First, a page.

*** This review may contain spoilers ***
Wetwired is truly one of the best episodes of the entire series. First
a little trivia fact. The episode is interestingly written by Mat Beck,
the special effects coordinator for most of the episodes over the
years. I am not sure how one comes up with that jump. I guess he just
had a really good idea and let Chris Carter know about it and with a
little help from Darin Morgan and Frank Spotnitz and others he gave us
this great episode. There are so many elements and plot twists and
turns that keep the viewer riveted the entire 40 some odd minutes of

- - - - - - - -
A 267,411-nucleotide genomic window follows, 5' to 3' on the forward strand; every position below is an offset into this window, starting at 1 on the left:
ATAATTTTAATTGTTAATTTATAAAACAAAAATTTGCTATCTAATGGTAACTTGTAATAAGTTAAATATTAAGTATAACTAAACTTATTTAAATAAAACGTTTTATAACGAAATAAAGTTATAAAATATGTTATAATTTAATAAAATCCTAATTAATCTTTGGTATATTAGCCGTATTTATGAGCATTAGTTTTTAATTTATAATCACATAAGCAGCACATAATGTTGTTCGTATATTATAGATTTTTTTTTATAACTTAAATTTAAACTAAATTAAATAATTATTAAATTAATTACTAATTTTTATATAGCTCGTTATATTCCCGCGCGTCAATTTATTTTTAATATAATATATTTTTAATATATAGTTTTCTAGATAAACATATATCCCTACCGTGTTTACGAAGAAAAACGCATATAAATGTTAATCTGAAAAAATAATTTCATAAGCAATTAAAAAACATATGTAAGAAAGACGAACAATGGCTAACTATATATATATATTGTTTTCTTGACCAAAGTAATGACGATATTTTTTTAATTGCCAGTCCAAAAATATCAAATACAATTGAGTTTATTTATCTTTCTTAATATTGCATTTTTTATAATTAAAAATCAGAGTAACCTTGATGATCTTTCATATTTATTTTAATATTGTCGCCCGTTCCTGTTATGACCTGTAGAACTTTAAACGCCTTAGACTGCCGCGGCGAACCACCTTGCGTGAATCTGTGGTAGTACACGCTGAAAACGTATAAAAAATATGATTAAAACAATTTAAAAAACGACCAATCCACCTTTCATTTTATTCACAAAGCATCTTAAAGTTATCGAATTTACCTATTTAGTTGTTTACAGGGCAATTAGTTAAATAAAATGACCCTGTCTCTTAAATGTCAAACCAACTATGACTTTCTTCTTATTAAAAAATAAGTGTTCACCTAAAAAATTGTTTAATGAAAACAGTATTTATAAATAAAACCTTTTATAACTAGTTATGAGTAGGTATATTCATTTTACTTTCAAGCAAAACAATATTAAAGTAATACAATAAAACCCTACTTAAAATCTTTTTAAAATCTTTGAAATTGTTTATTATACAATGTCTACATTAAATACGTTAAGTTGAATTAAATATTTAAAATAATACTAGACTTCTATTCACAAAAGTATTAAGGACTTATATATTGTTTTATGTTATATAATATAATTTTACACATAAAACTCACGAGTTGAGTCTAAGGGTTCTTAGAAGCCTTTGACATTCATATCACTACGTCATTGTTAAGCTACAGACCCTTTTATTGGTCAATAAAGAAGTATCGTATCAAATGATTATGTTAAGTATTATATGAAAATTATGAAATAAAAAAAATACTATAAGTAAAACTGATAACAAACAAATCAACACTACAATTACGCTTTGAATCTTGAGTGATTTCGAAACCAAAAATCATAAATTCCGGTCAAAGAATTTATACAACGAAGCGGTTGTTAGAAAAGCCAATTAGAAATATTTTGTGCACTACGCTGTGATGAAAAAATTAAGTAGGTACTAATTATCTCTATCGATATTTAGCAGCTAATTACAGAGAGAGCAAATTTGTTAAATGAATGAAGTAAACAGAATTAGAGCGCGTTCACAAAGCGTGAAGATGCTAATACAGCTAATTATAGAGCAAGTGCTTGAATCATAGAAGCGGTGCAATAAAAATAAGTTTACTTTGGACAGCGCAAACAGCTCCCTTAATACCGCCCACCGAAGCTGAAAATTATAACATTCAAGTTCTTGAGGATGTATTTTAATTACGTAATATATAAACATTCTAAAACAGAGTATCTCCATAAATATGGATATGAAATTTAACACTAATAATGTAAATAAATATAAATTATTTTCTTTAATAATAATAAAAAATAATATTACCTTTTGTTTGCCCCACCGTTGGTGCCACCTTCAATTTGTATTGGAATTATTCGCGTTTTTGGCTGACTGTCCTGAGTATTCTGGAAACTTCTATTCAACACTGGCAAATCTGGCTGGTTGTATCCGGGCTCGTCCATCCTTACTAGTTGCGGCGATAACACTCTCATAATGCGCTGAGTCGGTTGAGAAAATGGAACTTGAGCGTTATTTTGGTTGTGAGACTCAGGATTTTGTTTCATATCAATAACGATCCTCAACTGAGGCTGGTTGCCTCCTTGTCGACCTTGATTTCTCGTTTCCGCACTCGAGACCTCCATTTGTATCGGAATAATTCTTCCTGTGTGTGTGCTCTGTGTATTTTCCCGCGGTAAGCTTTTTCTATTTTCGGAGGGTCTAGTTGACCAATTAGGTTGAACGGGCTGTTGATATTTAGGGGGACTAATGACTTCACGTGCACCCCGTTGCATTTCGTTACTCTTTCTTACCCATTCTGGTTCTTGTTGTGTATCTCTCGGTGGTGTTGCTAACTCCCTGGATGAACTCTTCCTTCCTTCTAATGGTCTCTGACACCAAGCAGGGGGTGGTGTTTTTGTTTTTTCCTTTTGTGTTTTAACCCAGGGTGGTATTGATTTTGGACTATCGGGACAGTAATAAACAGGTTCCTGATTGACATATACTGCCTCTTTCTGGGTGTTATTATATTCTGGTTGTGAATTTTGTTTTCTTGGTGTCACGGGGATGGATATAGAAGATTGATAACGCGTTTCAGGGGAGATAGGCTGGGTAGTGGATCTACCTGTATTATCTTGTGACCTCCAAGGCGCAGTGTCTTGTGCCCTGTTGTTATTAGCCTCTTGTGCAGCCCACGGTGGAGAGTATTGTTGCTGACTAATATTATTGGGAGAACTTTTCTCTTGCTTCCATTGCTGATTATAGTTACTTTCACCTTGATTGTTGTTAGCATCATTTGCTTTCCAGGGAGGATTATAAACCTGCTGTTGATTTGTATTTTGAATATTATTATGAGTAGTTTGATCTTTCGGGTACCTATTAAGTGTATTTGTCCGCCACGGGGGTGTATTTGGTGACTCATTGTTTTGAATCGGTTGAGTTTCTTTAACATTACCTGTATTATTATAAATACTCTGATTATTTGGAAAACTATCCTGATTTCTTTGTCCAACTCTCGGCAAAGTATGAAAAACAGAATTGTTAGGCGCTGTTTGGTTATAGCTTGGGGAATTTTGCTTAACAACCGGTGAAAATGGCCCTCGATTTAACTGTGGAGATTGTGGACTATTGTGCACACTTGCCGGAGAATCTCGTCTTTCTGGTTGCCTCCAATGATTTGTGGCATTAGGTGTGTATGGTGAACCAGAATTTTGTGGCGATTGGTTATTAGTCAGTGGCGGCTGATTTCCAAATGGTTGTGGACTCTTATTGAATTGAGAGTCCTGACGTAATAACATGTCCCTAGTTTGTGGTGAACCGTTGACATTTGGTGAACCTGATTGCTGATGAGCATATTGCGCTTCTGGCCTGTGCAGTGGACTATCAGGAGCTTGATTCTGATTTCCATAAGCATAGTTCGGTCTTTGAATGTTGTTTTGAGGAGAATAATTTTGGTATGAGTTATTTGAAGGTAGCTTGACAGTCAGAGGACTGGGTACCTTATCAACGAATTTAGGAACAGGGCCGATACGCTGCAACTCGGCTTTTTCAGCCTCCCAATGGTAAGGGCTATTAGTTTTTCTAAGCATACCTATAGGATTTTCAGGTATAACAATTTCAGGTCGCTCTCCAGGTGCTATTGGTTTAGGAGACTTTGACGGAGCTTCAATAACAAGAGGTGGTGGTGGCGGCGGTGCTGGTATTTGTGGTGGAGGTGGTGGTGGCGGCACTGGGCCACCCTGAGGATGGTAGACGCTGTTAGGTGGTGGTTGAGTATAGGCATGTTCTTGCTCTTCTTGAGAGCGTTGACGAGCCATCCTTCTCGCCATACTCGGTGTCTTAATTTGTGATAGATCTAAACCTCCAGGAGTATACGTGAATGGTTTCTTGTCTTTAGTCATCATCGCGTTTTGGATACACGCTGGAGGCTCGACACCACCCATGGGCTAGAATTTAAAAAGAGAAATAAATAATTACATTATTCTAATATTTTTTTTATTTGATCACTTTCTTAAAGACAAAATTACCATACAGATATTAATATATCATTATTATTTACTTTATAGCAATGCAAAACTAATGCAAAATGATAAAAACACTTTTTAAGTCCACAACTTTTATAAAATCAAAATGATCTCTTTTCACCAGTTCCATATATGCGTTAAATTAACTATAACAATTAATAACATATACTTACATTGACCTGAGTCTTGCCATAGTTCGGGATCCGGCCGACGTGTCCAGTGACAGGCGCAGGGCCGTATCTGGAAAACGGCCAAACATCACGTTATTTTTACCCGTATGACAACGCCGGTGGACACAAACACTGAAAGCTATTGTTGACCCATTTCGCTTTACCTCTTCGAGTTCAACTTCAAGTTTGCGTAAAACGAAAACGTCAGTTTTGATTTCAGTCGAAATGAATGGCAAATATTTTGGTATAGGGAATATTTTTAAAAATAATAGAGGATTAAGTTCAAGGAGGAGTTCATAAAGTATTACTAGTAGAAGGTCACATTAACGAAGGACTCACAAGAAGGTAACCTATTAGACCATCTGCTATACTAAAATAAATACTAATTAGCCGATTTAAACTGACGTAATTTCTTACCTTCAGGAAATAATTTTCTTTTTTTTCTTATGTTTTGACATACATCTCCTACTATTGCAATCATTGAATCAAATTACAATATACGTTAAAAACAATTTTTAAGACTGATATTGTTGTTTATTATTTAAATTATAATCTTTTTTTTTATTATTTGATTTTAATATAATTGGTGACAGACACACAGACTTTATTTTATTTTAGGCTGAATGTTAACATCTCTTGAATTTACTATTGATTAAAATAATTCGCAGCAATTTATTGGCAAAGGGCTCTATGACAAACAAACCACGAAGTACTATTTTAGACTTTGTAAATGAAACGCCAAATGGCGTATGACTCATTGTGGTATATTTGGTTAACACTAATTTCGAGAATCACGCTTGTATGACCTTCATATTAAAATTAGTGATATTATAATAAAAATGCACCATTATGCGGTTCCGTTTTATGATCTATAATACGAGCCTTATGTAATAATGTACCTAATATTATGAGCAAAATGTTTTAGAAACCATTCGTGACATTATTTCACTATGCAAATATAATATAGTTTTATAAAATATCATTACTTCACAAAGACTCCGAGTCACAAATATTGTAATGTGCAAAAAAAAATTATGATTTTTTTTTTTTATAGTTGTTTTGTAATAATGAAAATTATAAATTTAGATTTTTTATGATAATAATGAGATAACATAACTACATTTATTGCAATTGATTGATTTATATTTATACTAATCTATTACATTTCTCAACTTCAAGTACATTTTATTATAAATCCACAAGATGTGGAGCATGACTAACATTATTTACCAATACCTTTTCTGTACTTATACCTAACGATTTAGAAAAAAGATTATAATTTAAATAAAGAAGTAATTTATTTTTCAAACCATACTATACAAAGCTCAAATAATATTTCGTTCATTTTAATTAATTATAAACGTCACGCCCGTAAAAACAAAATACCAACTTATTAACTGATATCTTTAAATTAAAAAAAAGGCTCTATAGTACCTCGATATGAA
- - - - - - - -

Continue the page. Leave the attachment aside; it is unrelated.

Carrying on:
the episode. The basic plot in a nutshell is as follows. Mulder
receives a lead from a source that neither he or we have ever seen
before. the tip leads into a case dealing with normal ordinary people
committing murders based on subliminal messaging coming through their
cable filters. Scully is affected by the brain-washing device and
believes Mulder has turned on her. When she finally is found and talked
into getting help, Mulder follows a hunch to find that the one behind
the case was his regular informant X. The episode ends with Mulder
covering for X because he needs him as a source.